Aliens: Defiance #2
By Geoff Hoppe
June 11, 2016 - 14:44
I don’t know if Brian Wood is an Alien fan, but he writes like one. Aliens: Defiance reads like a love letter to the best suspense elements of the Alien franchise. Perhaps surprisingly, Wood’s also managed to combine the quiet menace of Alien with the rough, Vietnam War-movie sensibilities of Aliens. It’s a difficult task, but a pleasure to read.
|LADY LET US OUT THERE'S A FIRE IN HERE
#2 follows Zula Hendricks, an AWOL Colonial Marine, as she tries to “eradicate the xenomorph threat, one space station at a time,” with a similarly rogue artificial person, Davis. Defiance
ties in to the 2014 video game Alien Isolation
, complete with references to Seegson, that game’s villain, as well as Isolation’s creepy “working joe” androids. But, though Defiance
ties in, it stands on its own by recreating the strengths of the original films.
franchise’s sense of immersion is, I’d argue, a good deal of its genius. When Dallas dies in Alien
, for example, Ridley Scott’s camera angles, though those of an omniscient reader/viewer, nearly put you in a character’s point-of-view. The close-ups of Ian Holm, for instance, make the viewer feel like they’re Ripley, darting glances sideways. (if you’ve never seen this scene, youtube “Fandango movie clips Dallas Dies.” It’s like horror candy.) Likewise, watch the first entry into the colony in Aliens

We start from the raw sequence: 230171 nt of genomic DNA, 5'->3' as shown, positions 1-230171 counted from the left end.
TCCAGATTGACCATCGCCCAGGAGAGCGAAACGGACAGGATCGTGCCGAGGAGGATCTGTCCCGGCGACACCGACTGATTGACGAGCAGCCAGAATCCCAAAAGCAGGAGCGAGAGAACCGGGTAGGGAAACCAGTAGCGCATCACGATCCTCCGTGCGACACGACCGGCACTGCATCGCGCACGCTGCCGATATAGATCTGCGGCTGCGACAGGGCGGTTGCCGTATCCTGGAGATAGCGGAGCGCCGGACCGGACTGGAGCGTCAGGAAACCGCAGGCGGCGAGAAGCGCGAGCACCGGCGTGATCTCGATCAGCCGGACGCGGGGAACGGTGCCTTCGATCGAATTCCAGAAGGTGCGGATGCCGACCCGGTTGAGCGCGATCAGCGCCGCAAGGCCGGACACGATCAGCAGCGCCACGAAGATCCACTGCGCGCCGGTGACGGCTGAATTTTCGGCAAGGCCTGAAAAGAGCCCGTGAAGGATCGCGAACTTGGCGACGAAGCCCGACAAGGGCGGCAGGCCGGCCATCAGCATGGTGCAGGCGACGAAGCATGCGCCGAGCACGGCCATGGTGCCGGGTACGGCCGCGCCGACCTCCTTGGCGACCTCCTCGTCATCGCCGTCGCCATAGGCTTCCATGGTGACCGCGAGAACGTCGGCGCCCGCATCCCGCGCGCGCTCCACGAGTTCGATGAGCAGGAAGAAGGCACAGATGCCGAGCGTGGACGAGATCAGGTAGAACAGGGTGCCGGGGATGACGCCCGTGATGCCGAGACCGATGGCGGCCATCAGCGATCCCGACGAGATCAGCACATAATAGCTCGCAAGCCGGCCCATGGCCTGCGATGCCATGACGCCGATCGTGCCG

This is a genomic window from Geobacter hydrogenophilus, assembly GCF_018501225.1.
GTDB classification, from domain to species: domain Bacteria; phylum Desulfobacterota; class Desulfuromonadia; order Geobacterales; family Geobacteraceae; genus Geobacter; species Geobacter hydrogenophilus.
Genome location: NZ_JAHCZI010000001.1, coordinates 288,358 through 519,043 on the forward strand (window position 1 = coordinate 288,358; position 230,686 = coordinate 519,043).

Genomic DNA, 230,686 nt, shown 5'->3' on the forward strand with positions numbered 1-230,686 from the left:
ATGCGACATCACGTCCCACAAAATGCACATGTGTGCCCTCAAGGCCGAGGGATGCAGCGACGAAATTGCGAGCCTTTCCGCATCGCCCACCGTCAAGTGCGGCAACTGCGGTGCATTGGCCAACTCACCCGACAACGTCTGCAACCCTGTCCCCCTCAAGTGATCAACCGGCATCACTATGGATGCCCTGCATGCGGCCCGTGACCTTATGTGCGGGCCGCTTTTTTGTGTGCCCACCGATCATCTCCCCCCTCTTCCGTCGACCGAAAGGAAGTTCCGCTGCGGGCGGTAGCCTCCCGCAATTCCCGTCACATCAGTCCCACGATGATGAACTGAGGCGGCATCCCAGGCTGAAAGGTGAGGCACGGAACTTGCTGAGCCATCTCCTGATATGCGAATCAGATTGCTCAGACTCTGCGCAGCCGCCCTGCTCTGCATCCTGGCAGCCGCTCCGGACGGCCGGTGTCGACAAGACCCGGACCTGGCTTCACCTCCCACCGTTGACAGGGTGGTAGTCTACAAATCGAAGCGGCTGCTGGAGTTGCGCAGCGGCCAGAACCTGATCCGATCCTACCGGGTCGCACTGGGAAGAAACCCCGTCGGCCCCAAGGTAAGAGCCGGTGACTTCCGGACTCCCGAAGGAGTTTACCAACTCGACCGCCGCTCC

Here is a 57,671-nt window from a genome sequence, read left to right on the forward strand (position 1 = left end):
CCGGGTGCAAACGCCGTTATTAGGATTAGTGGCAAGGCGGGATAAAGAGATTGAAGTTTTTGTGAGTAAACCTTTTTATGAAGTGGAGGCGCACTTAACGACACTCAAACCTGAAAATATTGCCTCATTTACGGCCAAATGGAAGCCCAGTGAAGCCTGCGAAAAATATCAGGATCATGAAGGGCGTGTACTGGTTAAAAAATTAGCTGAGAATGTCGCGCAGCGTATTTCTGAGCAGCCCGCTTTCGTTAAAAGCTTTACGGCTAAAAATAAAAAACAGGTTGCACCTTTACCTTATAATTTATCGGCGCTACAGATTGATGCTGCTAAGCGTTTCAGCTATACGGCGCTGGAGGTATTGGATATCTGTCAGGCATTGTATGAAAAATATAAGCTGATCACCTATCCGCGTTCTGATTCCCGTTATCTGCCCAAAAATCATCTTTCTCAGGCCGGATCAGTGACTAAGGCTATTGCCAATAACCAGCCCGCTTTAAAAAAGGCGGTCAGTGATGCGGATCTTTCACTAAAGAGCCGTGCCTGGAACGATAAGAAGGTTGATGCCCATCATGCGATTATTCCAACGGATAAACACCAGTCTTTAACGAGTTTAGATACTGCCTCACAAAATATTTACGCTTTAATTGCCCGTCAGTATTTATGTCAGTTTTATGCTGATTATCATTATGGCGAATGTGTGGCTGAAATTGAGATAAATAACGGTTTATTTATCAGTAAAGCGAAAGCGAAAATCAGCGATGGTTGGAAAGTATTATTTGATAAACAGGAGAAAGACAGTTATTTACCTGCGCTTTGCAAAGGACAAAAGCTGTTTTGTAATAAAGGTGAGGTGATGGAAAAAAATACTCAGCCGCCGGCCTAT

. There are plenty of shots that put you in the Marines’ pov, like Hudson hocking a lugie down a vast hole. I also wonder if the Marines’ helmet cams aren’t, in part, Cameron’s homage to his predecessor’s cinematography. You could argue that both movies are, at least spiritually, two of found footage horror’s great grandparents. Both movies consciously blur the line between viewer-as-spectator and viewer-as-participant. Wood understands this, and the readers share in his protagonist’s discoveries the same way the viewer does in Scott’s and Cameron’s films.
|Here's that two angle Alien discovery.
In a scene where Hendricks and Davis investigate a derelict space station, layout and composition deftly mimic the original films’ suspenseful visuals. When Hendricks stumbles on a dead alien, we’re given two angles— one from several yards out, then one close up— that recreates her discovery. As with Alien
, though, we also see the action from other vantage points that do make us spectators, but alarmingly vulnerable ones. When Hendricks encounters a live xenomorph, the rapid-fire panels that capture the encounter picture the alien from Hendricks’ angle, towering, and also give us a level view of Hendricks, scrambling on the ground. The reader gets the same unfiltered fear and sympathy that made Cameron declare his film “forty miles of bad road.”
Tristan Jones’ art is similarly impressive. Adding to an established universe requires a craftsman’s care as much as an artist’s insight, and Jones’ attention to detail reflects both. This can’t be an easy job for an artist. The fanboys (like myself) want something new, but they also want the artist to “play the hits,” i.e., show the familiar visuals that make initially made them fanboys. Jones gets it right, and I’d be shocked if he didn’t spend hours researching to get to that point. Defiance
#2 is like a Ron Cobb art book. The dark, almost overly detailed inside of the space station has the same sinister utility of Cobb’s designs in Alien.
Worth the money? Definitely for fans of the franchise. Casual readers curious about the world of Alien
will get a terrific primer here, thanks to the creative team’s technical talent and understanding of the source material.
Last Updated: January 24, 2022 - 11:00